Housing advocates demonstrated in Olympia Oct. 2 to call on Gov. Jay Inslee to extend the statewide moratorium on evictions as the coronavirus pandemic continues to threaten the livelihoods and housing of Washingtonians.
The advocates, organized by the Tenants Union of Washington and Be:Seattle, said leaders should use the extra time to create policy that will prevent an increase in homelessness and poverty after the moratorium ends.
In July, Inslee extended the eviction moratorium through Oct. 15, ensuring renters could not be evicted for nonpayment of rent. However, the amount of unpaid rent continues to accrue, leaving households who could not keep up with rent careening toward potential eviction.
According to the Household Pulse survey conducted by the U.S. Census Bureau, 94,620 Washington renters over the age of 18 reported being somewhat or very likely to leave their homes due to eviction within the next two months. Another 34,524 adults said that they were somewhat or very likely to leave their homes due to foreclosure in the next two months.
A coalition of landlords sued Inslee and Seattle Mayor Jenny Durkan on Sept. 3, arguing that the eviction bans “upended lease obligations and stripped landlords of one of their most basic property rights.”
Just days before, the Centers for Disease Control and Prevention (CDC) had issued a nationwide moratorium on evictions on the basis of public health, provided the tenant could demonstrate that they would be homeless as a result of the eviction or be forced into conditions unsafe during the pandemic.
However, according to housing advocates, landlords in other states have been able to push evictions through, despite the federal eviction moratorium.
Individual housing units can prevent the spread of the virus because they allow healthy people to shelter in place and sick people to avoid infecting others. Short of a widely accessible vaccine, practices like social distancing and mask wearing are the most effective ways to prevent the spread of the coronavirus.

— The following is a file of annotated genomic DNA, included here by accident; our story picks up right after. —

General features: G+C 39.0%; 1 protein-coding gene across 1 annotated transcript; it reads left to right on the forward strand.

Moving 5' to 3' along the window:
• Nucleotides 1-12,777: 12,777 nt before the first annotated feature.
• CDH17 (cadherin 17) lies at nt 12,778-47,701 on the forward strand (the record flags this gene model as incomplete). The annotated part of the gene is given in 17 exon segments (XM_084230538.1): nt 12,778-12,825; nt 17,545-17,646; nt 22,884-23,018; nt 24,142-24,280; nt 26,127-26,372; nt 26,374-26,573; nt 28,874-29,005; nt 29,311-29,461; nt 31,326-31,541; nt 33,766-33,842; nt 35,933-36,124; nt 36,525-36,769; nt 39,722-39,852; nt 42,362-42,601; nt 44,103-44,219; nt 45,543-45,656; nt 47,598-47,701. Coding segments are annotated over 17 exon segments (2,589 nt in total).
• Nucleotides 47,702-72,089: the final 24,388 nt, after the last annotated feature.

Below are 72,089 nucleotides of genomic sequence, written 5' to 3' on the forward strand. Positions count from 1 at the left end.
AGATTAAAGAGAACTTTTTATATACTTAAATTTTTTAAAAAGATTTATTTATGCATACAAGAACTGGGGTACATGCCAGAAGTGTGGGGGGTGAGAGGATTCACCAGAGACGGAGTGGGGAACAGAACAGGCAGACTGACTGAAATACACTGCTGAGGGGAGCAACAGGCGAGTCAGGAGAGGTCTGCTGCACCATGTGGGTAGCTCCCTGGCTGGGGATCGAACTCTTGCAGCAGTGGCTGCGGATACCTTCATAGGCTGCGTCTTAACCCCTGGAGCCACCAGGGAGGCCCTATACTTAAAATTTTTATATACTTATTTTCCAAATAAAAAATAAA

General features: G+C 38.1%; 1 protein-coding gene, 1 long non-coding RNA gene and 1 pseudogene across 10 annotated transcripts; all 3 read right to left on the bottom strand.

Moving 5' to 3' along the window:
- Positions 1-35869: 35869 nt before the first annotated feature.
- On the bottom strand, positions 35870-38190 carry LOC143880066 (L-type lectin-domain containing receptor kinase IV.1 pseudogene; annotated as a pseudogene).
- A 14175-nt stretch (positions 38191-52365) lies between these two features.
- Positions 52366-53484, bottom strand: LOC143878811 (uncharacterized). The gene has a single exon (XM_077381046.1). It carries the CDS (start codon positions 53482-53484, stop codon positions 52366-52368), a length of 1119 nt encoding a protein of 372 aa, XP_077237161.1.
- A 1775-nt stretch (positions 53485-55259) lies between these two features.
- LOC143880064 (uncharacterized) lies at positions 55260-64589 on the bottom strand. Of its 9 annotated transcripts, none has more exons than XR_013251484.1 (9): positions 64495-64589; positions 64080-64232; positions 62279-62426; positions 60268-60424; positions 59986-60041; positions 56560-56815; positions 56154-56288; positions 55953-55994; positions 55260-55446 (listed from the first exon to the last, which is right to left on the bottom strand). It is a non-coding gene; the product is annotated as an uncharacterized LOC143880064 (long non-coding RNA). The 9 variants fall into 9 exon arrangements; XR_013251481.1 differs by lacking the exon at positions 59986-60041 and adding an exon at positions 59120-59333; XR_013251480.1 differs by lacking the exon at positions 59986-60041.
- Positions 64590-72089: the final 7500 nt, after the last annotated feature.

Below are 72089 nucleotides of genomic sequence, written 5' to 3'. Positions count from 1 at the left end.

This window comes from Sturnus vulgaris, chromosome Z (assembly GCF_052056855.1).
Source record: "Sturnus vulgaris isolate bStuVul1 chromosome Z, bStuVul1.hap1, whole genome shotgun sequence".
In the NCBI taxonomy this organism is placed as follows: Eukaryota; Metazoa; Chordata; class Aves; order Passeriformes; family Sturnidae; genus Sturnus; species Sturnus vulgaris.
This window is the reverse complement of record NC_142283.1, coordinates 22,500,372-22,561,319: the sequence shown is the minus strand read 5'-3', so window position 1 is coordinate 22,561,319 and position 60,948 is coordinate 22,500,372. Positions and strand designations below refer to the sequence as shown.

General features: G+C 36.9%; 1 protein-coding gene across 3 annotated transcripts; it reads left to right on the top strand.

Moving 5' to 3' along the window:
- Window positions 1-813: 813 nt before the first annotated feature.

“Housing is a cure!” advocates said in their press release.
Virus hits White House
President Donald Trump, First Lady Melania Trump and several Republican politicians have tested positive for the coronavirus, according to reports of conflicting detail.
The evening of Oct. 1, Trump announced that he was positive after other outlets reported that Hope Hicks, a senior advisor who had traveled with Trump on Air Force 1, tested positive for the virus. It was later revealed that Ronna McDaniels, head of the Republican National Committee who helped Trump with debate prep, had also tested positive.
Reports pooled from Oct. 2 showed that Trump had been taken to the Walter Reed National Military Medical Center. Oct. 5 reports put him still there.
The doctor leading Trump’s treatment said on Oct. 3 that Trump had been diagnosed 72 hours previously, but later said he misstated the timeline.
Ashley Archibald is a Staff Reporter covering local government, policy and equity. Have a story idea? She can be can reached at ashleya (at) realchangenews (dot) org. Follow Ashley on Twitter @AshleyA_RC.
Read more in the Oct. 7-13, 2020 issue.